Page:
5 Steps to Get Out of Debt Faster

Regardless of your heavy debts, get rid of it now. According to WebMD, living with debt isn’t just a headache. It’s actually harmful to your health and can lead to stress-related illnesses such as heart disease, high blood pressure, diabetes, and cancers.

In addition to health problems, debt can also harm your relationships. According to the University of Virginia National Marriage Plan, over time, heavily indebted newlyweds will feel happier than couples with no or almost no debt.

Then there’s the obvious fact: Debt can ruin your credit, make it harder to qualify for financing like home loans and keep you from saving for retirement, college, and other life goals.

Debt can affect your health, heart, and wallet, but it doesn’t have to be. Follow these five steps to get out of debt faster and pay less hard-earned money:

1. Make your debt list.

First, get a copy of your free credit report to calculate your debt formally. List each debt in order from highest interest rate to the lowest interest rate. Your credit report does not contain interest information, so you should find this information in previous statements or online account information. You must also include the outstanding balance of each debt and the minimum monthly payment.

2. Determine how much “extra” you can pay.

If you only pay off the minimum debt, you still have a long way to go. Consider this: According to CreditCards.com, U.S. households’ average credit card debt with such debt is $ 15,519. If you only pay the minimum monthly amount for this debt, it will take more than 36 years for your balance to be fully paid off. During this time, you should have paid more than $ 21,000 in interest.

That’s why it’s important to dig into your wallet and use excess money to pay off debt. Whether it’s an additional $ 50 or $ 200 monthly payment, it will help you get rid of debt faster. Take a look at your budget planner to see how much “extra” expenses you can afford. If there’s nothing left at the end of the month, consider trying some money-saving strategies to increase your monthly surplus.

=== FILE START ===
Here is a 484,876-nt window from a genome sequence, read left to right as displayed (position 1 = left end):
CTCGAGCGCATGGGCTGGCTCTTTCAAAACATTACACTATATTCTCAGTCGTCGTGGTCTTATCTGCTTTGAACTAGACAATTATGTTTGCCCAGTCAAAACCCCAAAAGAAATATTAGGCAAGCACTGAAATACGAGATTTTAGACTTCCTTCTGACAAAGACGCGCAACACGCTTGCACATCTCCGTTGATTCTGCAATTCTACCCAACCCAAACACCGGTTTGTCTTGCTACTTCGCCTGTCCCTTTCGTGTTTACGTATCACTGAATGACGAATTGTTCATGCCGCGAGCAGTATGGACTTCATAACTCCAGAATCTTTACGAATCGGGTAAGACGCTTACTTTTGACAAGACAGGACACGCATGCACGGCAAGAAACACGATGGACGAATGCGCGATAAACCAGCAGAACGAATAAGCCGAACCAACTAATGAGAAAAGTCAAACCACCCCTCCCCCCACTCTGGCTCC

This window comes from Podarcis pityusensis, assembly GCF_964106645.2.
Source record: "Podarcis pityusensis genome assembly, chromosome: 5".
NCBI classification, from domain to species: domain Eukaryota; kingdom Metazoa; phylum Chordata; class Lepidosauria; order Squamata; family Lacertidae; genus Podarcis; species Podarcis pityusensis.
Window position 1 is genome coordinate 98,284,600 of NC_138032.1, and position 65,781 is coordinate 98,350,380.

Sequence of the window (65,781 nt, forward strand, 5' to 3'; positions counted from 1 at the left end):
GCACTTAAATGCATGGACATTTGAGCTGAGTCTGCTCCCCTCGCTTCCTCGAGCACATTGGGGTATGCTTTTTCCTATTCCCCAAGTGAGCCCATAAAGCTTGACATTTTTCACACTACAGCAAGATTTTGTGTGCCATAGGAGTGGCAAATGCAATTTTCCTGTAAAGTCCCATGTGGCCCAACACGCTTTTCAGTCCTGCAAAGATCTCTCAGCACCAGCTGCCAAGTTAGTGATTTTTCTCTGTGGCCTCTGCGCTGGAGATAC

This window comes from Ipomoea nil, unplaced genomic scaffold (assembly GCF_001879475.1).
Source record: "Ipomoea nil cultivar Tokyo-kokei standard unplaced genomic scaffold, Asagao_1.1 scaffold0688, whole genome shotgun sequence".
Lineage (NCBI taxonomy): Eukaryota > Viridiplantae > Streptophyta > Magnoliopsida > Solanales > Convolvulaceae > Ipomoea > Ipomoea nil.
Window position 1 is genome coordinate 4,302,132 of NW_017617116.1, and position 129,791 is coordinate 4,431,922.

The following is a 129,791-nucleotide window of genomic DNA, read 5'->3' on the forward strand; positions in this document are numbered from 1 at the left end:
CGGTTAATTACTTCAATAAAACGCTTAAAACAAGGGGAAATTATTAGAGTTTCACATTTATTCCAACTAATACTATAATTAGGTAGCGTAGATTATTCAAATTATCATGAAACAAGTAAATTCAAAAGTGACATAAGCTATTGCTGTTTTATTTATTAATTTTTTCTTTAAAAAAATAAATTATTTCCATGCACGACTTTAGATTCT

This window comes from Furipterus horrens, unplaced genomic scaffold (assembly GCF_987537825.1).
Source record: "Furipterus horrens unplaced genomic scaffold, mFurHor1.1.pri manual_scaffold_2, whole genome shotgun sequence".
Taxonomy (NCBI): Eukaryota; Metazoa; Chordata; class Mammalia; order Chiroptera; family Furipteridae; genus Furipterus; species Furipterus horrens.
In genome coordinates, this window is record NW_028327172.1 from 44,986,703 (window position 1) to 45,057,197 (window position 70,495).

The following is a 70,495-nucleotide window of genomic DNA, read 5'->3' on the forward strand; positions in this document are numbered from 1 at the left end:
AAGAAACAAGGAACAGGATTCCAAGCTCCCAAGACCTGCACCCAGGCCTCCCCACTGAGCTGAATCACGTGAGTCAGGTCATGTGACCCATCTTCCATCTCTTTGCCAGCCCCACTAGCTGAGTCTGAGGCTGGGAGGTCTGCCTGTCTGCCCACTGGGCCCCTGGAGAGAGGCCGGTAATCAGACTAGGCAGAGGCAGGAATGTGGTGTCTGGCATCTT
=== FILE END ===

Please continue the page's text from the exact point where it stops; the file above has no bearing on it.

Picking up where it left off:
3. Focus on debt with the highest interest.

Start by focusing your extra money and energy on debt with the highest interest. To do this, you need to apply your extra money plus the minimum monthly payment to this debt every month. While you may only focus on one debt at a time, make sure you pay at least the minimum payment required for the rest of the debt each month.

4. Transfer the money to the next debt.

After paying off the debt with the highest interest, shift your focus to the debt with the next highest interest. The key is, not only do you have to pay the minimum monthly payment for this debt, but you also have to use the minimum monthly payment for the debt you just paid off plus the additional funds discovered. If you’ve found a way to make all of these payments before, you can instantly find a way to make those payments.

Applying this amount to debt can help you pay off the debt more quickly. For any debt that follows, the repayment process will only speed up. This payment method is similar to “Debt Snowball” by financial author Dave Ramsey. Still, instead of focusing on the debt with the lowest balance, you focus on the debt with the highest interest, saving more long-term interest—the condition.

5. Repeat this until you are out of debt.

Keep going down the list. When splitting each debt and transferring to the next debt, keep in mind that you are saving interest for yourself and that you will soon be able to enjoy a debt-free life. Take it from me, it’s been debt-free for over two years, and it’s worth it.

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